Syrian rescuers say toxic gas dropped on town in Idlib province
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A Syrian rescue service in rebel-held territory said Tuesday that toxic gas was used overnight on a town in Idlib province. The US State Department said it was looking into the reports, adding that such a development would be "extremely serious".
The opposition Syrian National Coalition (SNC) accused President Bashar al-Assad of being behind the attack. Assad has denied previous accusations of using chemical weapons.
A spokesman for the Syria Civil Defence said 33 people, mostly women and children, were affected by the gas, which they suspect was chlorine, in Saraqeb, in rebel-held Idlib province.
The group, which describes itself as a neutral band of search-and-rescue volunteers, posted a video on YouTube apparently showing a number of men struggling to breathe and being given oxygen masks by people in civil defence uniforms.
"Medium-sized barrels fell containing toxic gasses. The Syrian Civil Defence was not able to determine the type of the gas," said the spokesman.
The Syrian government and its Russian allies were not immediately available for comment.
The SNC said in a statement: "After shelling, besieging and killing civilians and perpetrating war crimes on them, the Assad regime has resorted once again, and in breach of UN resolutions 2118 and 2235, to using chemical substances and toxic gasses.
"The daily reality confirms that all the international agreements and previous security council decisions, be they about chemical weapons or otherwise, are meaningless for the Assad regime."
The Civil Defence spokesman said it was the second time Saraqeb had been hit by toxic gas. The group was aware of around nine suspected chlorine gas incidents across Idlib province since the conflict began, he said.
The latest gas attack was confirmed by a doctor in Sarabeq, who told the BBC that two barrels of chlorine gas were dropped on the town late on Monday.
"We know it's chlorine because we were hit by it in the past and we are familiar with its odour and symptoms," said Dr Abdel Aziz Bareeh. "We have 28 confirmed cases, mostly women and children."
The US State Department said it was looking into the reports.
"If true, it would be extremely serious," State Department spokesman John Kirby told a news briefing on Tuesday. He said the United States was not yet in a position to confirm the veracity of the reports.
Monitors at the Britain-based Syrian Observatory for Human Rights, which tracks violence on all sides in the civil war, said barrel bombs fell on Saraqeb late on Monday, wounding a large number of citizens.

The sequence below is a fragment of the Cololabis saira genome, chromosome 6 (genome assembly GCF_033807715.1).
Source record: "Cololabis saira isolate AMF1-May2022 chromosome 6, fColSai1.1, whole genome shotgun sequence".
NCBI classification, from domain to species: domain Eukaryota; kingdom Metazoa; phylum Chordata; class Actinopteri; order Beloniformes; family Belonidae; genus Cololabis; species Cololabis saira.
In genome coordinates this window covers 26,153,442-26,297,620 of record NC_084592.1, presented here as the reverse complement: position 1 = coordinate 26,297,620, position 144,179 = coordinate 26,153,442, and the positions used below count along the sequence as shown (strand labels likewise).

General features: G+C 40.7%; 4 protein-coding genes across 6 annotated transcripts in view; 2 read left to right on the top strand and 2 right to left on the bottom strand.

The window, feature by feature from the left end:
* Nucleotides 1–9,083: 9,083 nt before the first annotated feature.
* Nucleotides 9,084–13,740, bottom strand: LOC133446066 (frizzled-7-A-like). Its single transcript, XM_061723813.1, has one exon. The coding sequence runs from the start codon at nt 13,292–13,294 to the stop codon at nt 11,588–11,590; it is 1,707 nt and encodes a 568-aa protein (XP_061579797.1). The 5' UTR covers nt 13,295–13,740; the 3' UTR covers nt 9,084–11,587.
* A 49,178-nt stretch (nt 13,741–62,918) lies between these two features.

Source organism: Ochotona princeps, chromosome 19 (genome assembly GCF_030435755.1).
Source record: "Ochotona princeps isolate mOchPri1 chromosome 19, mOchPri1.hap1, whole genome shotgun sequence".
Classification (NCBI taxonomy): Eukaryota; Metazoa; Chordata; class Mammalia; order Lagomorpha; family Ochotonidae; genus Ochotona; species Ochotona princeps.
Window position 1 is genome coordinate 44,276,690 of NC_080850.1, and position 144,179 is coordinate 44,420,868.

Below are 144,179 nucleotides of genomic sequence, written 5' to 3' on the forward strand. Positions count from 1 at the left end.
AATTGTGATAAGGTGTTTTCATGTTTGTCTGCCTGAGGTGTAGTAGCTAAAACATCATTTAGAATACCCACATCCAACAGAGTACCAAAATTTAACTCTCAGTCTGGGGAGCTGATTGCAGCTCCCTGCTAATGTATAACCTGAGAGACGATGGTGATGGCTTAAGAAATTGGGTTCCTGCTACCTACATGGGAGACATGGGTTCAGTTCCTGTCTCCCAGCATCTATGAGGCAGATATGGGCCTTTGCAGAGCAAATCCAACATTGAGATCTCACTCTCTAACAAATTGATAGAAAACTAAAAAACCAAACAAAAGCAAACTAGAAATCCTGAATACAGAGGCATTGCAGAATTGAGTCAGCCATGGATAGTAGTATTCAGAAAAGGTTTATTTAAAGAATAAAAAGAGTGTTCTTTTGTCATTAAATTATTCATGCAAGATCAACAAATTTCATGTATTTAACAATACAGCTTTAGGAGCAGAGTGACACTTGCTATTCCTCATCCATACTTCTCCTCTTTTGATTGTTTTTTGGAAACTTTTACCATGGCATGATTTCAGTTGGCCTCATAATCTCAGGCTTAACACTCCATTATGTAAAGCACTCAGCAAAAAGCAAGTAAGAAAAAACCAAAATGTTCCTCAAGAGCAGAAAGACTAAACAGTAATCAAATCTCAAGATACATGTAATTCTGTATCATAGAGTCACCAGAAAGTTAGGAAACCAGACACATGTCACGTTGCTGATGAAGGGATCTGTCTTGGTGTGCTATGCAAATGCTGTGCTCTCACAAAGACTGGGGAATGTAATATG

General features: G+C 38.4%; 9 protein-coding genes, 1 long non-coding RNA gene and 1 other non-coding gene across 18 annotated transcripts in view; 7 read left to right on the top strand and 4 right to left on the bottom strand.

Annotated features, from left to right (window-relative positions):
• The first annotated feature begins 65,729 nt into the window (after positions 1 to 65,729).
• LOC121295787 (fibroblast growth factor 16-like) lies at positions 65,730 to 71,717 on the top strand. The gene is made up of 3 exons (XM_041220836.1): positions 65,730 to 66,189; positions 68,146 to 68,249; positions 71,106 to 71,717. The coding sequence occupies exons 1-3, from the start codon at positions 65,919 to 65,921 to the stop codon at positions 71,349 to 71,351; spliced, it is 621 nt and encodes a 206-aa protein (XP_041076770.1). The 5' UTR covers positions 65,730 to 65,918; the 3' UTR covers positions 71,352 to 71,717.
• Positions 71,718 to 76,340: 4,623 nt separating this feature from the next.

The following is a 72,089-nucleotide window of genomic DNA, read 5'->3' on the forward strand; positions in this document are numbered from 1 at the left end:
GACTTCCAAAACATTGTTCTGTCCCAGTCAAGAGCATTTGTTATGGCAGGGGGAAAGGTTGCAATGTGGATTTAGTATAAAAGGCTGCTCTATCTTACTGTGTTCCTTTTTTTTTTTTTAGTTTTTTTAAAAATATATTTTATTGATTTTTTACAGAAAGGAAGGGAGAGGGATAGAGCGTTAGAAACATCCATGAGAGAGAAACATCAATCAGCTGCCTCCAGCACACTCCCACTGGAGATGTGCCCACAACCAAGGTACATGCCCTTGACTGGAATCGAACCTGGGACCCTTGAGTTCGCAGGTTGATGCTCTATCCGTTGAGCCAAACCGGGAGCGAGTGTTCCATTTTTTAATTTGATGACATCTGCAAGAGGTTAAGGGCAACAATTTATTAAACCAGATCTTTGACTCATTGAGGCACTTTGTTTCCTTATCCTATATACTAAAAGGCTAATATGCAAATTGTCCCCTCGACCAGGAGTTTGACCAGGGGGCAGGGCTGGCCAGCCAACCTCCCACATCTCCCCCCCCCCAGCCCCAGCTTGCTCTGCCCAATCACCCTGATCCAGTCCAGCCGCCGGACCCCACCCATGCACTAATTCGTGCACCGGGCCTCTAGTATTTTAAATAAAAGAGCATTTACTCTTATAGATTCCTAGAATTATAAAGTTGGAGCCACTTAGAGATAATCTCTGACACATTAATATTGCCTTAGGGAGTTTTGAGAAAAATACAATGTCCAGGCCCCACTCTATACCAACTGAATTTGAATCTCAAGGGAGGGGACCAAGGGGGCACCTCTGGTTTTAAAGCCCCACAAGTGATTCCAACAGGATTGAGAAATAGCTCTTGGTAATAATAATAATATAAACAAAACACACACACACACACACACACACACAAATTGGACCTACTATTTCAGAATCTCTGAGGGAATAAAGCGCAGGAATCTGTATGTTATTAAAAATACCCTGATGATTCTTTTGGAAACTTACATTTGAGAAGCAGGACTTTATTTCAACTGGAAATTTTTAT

Russia's defence ministry said a Russian helicopter was shot down near Saraqeb during the day on Monday, killing all five people on board, in the biggest officially acknowledged loss of life for Russian forces since they started operations in Syria.
The helicopter came down roughly mid-way between Aleppo and Russia's main air base at Khmeimim in the western province of Latakia, near the Mediterranean coast.
Russian air power began supporting the Syrian regime late last year, an intervention which tipped the balance of the war in Assad's favour, eroding gains the rebels had made that year.
The Russian defence ministry said the Mi-8 military transport helicopter was shot down after delivering humanitarian aid to Aleppo as it made its way back to Khmeimim.
No group has claimed responsibility for downing the helicopter.
Government and opposition forces have both denied using chemical weapons during the five-year-old civil war. Western powers say the government has been responsible for chlorine and other chemical attacks. The government and Russia have accused rebels of using poison gas.
UN investigators established that sarin gas was used in Eastern Ghouta in 2013. The United States accused Damascus of that attack, which it estimates killed 1,429 people, including at least 426 children. Damascus denied responsibility, and blamed rebels.
Later that year the United Nations and the Syrian government agreed to destroy the state's declared stockpile of chemical weapons, a process completed in January 2016.
The Organisation for the Prohibition of Chemical Weapons confirmed in late 2015 that sulphur mustard, commonly known as mustard gas, had been used for the first time in the conflict, without saying which party in the many sided conflict it thought had used it.
(FRANCE 24 with REUTERS)